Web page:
Soils 101 course provides gardening and environmental benefits

  • Published: Tuesday, June 29, 2021

ST. PETERS, Mo. – Understanding your soil can help you apply the right amount of fertilizer or compost to your garden while saving money, protecting the environment and giving your plants what they actually need to flourish.

“Folks invest a lot of time, money and energy into establishing their gardens,” said Justin Keay, a University of Missouri Extension horticulture specialist. “What if you could grow a lot more vegetables in the same amount of space just by testing your soil and fertilizing your garden correctly? The good news is you can.”

Keay’s new online course, “Soils 101 for Gardener & Homeowners: Unlocking Your Garden’s Full Potential & Understanding Soil Test Reports,” helps gardeners of all experience levels understand the basics of soil management.

Keay, who is based in St. Charles County, notes that good soil management also reduces fertilizer runoff and other potential impacts. “We can all contribute to protecting our state’s natural resources,” he said.

The 90-minute course costs $20 and will be offered via Zoom at 6 p.m. on the following dates:

For more information, search “Soils 101” at

Rebecca Poon, who took Soils 101 in June, said the class enhanced what she already learned through the MU Extension Master Gardener program. Poon had felt that reading soil test results was out of her wheelhouse, but Keay broke down the complicated material to make it easy to understand.

If you haven’t tested your soil before, Keay recommends contacting your local MU Extension center. Some soils might need phosphorus, for example, while others have enough. If your soil is acidic, as most Missouri soils tend to be, adjusting it to a neutral pH can help your garden grow better. Without soil test results, it is hard to know what the soil really needs, Keay said.

 “It’s easy to throw a lot of money down the drain on nutrients you don’t need if you don’t test your soil,” he said. “It’s a small investment to make to help you grow a bountiful garden for years to come.”

Poon began gardening after she retired. In addition to tending a container garden at her residence, she helps with 12 raised vegetable beds at the Master Gardener demonstration gardens on the grounds of the St. Charles County MU Extension Center in St. Peters.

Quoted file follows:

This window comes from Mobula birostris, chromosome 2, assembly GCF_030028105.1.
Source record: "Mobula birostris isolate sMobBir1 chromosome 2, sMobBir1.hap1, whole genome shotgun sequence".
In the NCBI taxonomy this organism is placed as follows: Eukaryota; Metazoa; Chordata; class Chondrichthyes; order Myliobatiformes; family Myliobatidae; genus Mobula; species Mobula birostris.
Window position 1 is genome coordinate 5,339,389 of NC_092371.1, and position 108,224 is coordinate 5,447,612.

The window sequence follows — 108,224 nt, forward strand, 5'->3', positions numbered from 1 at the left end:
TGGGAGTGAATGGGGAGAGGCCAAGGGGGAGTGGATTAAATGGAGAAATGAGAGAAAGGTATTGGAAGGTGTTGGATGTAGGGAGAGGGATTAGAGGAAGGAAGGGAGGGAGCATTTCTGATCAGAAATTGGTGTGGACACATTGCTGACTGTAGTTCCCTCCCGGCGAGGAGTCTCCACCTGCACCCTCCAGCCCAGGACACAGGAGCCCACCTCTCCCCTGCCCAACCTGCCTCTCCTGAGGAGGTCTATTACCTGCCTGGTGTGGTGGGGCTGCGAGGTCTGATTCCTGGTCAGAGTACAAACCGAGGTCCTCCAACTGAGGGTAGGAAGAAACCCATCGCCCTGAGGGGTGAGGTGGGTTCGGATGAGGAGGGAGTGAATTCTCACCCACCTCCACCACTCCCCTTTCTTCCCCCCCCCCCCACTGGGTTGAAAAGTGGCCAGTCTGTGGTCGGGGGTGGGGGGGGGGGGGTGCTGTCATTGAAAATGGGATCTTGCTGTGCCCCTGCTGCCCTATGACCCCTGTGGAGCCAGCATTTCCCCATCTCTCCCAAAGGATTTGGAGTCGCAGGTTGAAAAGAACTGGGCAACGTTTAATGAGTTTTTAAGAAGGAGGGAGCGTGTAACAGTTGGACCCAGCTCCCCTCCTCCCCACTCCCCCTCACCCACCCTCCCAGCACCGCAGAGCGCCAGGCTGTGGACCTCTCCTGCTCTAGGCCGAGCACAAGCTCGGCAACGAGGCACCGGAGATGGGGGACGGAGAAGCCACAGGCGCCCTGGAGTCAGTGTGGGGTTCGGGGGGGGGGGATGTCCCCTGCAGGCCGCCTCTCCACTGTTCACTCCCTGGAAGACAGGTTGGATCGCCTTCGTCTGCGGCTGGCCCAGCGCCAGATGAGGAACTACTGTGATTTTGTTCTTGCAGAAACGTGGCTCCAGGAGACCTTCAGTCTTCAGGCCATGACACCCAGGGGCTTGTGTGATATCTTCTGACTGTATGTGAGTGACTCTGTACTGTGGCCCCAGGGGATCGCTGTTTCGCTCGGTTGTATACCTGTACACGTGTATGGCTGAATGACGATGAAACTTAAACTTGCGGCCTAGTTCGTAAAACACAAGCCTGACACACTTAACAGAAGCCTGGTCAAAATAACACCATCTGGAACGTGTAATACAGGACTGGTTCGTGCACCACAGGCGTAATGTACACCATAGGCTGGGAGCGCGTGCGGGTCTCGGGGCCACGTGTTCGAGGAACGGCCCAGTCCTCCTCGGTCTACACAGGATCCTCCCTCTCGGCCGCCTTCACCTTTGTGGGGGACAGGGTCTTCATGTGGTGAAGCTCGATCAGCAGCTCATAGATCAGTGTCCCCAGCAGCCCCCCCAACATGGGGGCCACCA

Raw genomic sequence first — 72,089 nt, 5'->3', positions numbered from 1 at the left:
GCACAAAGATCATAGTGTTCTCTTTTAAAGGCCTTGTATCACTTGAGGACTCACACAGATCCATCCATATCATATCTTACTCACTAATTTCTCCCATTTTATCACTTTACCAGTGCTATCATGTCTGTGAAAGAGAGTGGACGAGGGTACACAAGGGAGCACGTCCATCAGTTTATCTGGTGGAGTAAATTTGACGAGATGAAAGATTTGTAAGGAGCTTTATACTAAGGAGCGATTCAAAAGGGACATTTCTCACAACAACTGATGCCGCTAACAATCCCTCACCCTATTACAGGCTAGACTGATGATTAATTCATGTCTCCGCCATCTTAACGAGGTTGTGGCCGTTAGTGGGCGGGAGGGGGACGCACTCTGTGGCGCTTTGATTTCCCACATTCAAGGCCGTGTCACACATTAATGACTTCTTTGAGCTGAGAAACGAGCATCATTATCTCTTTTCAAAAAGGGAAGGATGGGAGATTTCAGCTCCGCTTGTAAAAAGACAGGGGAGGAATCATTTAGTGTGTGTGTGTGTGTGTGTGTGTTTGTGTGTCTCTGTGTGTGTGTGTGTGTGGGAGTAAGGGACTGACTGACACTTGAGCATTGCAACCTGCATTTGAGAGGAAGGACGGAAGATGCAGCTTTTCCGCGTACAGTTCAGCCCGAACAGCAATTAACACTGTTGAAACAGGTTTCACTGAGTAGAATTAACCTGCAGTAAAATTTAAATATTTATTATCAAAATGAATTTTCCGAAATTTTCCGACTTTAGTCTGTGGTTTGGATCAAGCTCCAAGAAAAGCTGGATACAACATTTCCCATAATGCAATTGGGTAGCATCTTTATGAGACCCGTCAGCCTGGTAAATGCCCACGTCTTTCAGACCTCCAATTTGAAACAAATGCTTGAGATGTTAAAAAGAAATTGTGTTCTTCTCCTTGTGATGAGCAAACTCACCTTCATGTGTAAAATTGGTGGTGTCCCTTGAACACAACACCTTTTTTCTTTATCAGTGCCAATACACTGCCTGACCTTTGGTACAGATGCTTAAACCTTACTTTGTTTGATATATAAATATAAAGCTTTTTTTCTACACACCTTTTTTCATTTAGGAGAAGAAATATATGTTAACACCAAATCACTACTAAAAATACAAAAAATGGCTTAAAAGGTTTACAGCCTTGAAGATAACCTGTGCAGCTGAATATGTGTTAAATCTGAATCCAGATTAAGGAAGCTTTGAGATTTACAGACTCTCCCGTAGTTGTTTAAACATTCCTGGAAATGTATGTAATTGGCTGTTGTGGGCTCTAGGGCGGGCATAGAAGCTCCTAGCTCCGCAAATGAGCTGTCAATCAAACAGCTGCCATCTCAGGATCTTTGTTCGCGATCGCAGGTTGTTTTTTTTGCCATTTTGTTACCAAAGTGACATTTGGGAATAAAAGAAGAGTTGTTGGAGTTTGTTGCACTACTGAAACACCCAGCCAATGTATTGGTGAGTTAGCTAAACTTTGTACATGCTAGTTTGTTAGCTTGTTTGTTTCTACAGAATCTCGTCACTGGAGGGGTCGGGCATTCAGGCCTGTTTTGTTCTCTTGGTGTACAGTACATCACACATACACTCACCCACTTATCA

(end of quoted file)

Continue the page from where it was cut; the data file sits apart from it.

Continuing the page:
She also volunteers for the county Master Gardener program’s “Hortline,” answering gardening and landscaping questions by phone or email. “In order to do that job I have to do research on diverse topics as inquiries come in,” Poon said. “The Soils 101 course provided great insights and practical information to potential future inquiries on soil and plant management.”

Soils 101 was Angela Sorenson’s first course with MU Extension. She says homeowners can really benefit from the course.

“We’ve had a lot of trouble with our backyard,” Sorenson said. “When the subdivision was first built, it was not graded properly, and much of our topsoil was lost due to erosion. We have spent a lot of time and money trying to correct the problem. I certainly gained a lot of valuable information from Justin’s class. We have a diversity of plants in terraced gardens, from acid-loving azaleas to foliage under trees. I’m excited to take our garden to the next level with the information I learned in the Soils 101 class.”

“I think all this knowledge makes me a much better gardener,” Poon said. “I am a biologist myself, so I know soil is foundational to the living biological world. I appreciate that the program really drills into everyone the importance of soil management and conservation and provides tools on how to take care of the soil if we want it to support human life.”

“I would encourage individuals to take the Soils 101 course and ask questions,” Sorenson added. “Justin was able to provide a lot of good information, and I look forward to being a lifelong learner.”

For more horticulture information, visit

Learn about services available from the MU Soil and Plant Testing Laboratory at

Photo available:
The green beans on the right show signs of nitrogen deficiency from being planted in a raised bed with large amounts of uncomposted materials. The freshly emerged beans on the left, planted two weeks later, remain healthy because they are still feeding off nutrients in the seed. Photo courtesy of Justin Keay.

Writer: Ashley Craft

Media Contact

Justin Keay